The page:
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SAFETY: Working With And On Small Engines


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01-04-00, 01:10 PM   #1  
Welcome to the Small Engines Forum.

In previous postings, I discussed the topics of explaining & defining a small engine and outlined how I thought this forum would work to the best advantage for us all.

In this posting, I would like to cover the basics on a subject matter, which is, in my opinion again, of utmost importance.

SAFETY! Once again, SAFETY, as with almost any indeavor with which we take on working in the home, garage, shed, barn or in any inclosed structural environment, SAFETY is of the highest importance.

Since working on small engines, which all use oils & gasolines and are most often used outside, they have this nasty habit of leaking with time and age. This also includes overflows we cause filling them up.

Therefore, one or more of the fluids is the primary reason for such equipment becoming dirty, greasy and oily. Any and all of these conditions will attract and hold dirt, debris and the like.

In order to make most repairs, we will at many times need to use some sort of flammable cleaning agent, prior to and during the disassembly/repairing and reassembling stages in order to complete those repairs. Therefore SAFETY becomes a non-agrumentive subject.

As an engery technician working for a major natural gas utility company, I have investigated many fires and explosions NOT caused by a natural gas leak. Those happened because basic SAFETY precautions where not used.

Examples: Canned aerosol cleaners, canned liquid parts cleaners, solvents and gasolines.

All the above and many others emit invisable explosive vapors which can be ignited by common sources of ignition.

Most common sources of ignition found in work areas can be but not limited to, dryers, room or suspended gas or electric heaters and the biggest culprit of all, water heaters.

Therefore, for the home or commonly referred to as "Novice" or "Back Yard" mechanic, it is always WISE to be fully aware of your surroundings and use, at the very least, adequate SAFETY precautions and ventilation.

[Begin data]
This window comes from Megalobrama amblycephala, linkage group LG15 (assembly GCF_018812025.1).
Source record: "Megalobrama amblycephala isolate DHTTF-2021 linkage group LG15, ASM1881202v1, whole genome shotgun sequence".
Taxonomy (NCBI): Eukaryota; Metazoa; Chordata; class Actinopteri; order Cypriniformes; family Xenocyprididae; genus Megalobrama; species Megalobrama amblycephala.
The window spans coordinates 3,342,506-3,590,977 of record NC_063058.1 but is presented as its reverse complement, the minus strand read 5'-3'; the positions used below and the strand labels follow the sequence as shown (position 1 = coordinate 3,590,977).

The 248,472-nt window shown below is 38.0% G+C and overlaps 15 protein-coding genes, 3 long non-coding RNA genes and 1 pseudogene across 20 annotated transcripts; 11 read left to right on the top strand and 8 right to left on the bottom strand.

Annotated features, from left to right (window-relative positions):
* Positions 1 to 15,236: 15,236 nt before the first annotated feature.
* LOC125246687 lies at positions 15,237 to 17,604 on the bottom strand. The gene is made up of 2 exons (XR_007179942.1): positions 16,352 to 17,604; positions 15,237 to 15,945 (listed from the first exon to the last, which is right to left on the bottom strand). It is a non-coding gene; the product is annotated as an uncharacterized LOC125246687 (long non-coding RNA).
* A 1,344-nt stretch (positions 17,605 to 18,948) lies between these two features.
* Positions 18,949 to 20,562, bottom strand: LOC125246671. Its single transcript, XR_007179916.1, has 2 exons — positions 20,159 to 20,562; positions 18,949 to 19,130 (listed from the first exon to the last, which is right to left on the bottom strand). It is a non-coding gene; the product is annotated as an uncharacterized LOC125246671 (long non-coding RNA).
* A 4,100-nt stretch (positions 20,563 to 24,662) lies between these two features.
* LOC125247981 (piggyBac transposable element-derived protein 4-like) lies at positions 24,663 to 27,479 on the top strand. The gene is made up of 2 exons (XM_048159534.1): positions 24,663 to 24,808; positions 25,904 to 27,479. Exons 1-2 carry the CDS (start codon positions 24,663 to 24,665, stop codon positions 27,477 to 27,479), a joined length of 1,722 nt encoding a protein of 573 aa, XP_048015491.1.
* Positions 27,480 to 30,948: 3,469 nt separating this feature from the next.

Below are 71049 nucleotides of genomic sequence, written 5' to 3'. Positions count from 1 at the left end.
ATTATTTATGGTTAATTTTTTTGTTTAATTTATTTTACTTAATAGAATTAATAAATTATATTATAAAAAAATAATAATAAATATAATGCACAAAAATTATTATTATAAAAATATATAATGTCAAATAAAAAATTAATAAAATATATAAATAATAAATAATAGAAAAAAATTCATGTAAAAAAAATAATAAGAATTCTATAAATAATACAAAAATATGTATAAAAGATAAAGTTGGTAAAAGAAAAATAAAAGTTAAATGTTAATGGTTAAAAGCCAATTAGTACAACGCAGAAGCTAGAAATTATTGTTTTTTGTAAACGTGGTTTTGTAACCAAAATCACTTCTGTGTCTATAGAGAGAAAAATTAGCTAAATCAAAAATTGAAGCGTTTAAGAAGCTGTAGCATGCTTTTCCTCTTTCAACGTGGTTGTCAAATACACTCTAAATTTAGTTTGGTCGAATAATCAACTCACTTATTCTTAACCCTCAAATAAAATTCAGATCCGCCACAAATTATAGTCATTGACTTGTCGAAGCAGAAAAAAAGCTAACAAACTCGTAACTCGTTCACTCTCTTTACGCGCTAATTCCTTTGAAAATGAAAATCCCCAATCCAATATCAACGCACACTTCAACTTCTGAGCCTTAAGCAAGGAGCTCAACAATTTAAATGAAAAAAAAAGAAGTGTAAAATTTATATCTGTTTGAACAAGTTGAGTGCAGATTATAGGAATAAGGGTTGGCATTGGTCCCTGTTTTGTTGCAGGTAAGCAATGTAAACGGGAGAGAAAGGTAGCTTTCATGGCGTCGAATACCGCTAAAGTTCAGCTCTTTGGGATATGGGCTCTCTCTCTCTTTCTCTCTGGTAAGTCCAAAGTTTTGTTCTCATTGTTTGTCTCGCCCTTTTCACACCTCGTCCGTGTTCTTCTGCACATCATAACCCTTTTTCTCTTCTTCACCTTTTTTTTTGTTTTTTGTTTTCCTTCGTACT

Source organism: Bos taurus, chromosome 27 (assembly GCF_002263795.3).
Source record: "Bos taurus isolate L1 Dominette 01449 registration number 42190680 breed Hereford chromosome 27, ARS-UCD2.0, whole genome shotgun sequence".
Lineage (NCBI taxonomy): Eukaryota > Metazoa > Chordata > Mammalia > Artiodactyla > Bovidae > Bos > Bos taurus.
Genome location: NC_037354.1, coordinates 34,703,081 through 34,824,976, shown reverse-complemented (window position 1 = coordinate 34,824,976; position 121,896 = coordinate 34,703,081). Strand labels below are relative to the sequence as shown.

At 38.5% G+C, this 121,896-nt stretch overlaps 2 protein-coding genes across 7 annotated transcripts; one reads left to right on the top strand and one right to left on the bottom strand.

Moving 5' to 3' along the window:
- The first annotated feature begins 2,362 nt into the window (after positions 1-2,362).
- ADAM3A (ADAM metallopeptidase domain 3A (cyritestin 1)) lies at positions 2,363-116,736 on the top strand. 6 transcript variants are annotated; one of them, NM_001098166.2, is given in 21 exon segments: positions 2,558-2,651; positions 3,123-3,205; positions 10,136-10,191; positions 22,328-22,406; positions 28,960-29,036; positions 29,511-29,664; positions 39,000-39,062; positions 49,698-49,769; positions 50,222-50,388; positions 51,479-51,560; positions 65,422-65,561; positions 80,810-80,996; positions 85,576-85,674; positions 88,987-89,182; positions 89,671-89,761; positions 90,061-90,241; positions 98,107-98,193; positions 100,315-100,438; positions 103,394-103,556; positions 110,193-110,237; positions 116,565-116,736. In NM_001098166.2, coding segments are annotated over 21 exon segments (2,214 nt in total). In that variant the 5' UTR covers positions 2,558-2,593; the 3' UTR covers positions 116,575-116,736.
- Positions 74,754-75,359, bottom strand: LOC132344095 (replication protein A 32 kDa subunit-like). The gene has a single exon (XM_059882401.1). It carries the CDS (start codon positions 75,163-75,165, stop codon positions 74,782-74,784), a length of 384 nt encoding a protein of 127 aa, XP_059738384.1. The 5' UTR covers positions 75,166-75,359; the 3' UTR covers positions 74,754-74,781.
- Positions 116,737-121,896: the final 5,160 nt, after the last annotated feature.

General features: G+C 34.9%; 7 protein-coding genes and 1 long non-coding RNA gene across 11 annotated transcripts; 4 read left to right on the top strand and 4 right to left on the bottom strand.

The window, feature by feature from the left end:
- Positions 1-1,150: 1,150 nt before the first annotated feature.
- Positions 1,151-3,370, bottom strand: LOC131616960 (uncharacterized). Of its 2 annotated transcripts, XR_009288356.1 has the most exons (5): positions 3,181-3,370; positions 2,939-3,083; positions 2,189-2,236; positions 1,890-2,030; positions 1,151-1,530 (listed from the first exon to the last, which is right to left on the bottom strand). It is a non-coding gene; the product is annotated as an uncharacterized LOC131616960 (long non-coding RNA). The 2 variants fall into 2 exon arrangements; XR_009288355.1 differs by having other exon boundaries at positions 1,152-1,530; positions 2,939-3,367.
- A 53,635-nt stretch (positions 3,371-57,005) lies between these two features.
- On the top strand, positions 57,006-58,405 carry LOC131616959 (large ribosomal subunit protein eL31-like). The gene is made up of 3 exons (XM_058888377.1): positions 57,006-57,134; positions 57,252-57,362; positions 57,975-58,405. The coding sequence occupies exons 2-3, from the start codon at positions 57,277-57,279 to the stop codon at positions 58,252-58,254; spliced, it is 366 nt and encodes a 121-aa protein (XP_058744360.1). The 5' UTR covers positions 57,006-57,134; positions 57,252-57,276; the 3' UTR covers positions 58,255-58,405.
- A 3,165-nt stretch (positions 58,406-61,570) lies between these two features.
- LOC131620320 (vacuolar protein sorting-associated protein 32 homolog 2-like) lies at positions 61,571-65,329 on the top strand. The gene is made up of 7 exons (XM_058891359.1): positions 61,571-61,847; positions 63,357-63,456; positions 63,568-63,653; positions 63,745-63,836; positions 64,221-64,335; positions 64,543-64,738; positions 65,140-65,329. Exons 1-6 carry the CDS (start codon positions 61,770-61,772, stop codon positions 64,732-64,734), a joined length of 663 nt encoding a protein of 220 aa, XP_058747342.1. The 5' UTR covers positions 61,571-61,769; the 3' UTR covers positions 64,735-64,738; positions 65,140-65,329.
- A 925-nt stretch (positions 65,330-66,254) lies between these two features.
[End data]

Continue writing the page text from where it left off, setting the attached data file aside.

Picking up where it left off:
Other important SAFETY precautions.

#1
Wear the proper clothing.
<Coveralls work best.> Avoid long sleeves which can become entangled into moving parts.

#2
Eye protection! Whenever using cleaning solutions and sprays, ALWAYS use eye protection and NEVER spray into the wind or outside on windy days. <One shot of overspray or splash back into the eye or eyes, just may NOT only ruin your whole day...it may ruin the rest of your life!

#3
Always be aware of ANY and ALL sources of ignition whenever using any flammable substance, including the gasoline in the power equipment.

#4
Avoid distractions! Avoid becoming STRESSED!
Both these two and many others cause us to become frustrated, which is one of the leading causes of ACCIDENTS happening.

Tip: Whenever you find yourself becoming frustrated working on ANYTHING, back off. Taking a break for several minutes, hours and in some cases days if necessary, is the best SAFETY precaution we could take.

#5
Always cleanup and toss those cleaning rags into a sealed fire proof can or container. Seal and store ALL flammable liquids away from any and all sources of ignition.

Keeping in mind these and any other SAFETY precautions you normally use, we together, can SAFELY and hopefully & successfully fix your outdoor power equipment.

Good Luck,
TomBartco

PS: As with all postings in this forum and any others, your suggestions, tips and any other helpfull advice or additions is always welcome.


------------------
Sincerely,
TomBartco Enterprises.
Trade: Natural Gas Energy Consultant & Technician.
Appliance Service & Repairs Rep.
Vocation: Saw & Tool Sharpening and Small Engine Repairs.
Accurate Power Equipment Company.
E-Mail:[email protected]

Personal Quote: "Drive Safely. The Life You Save
May Be Your Own."



 
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01-08-00, 05:01 PM   #2  
Good Stuff TomBartco, Thanks.

 
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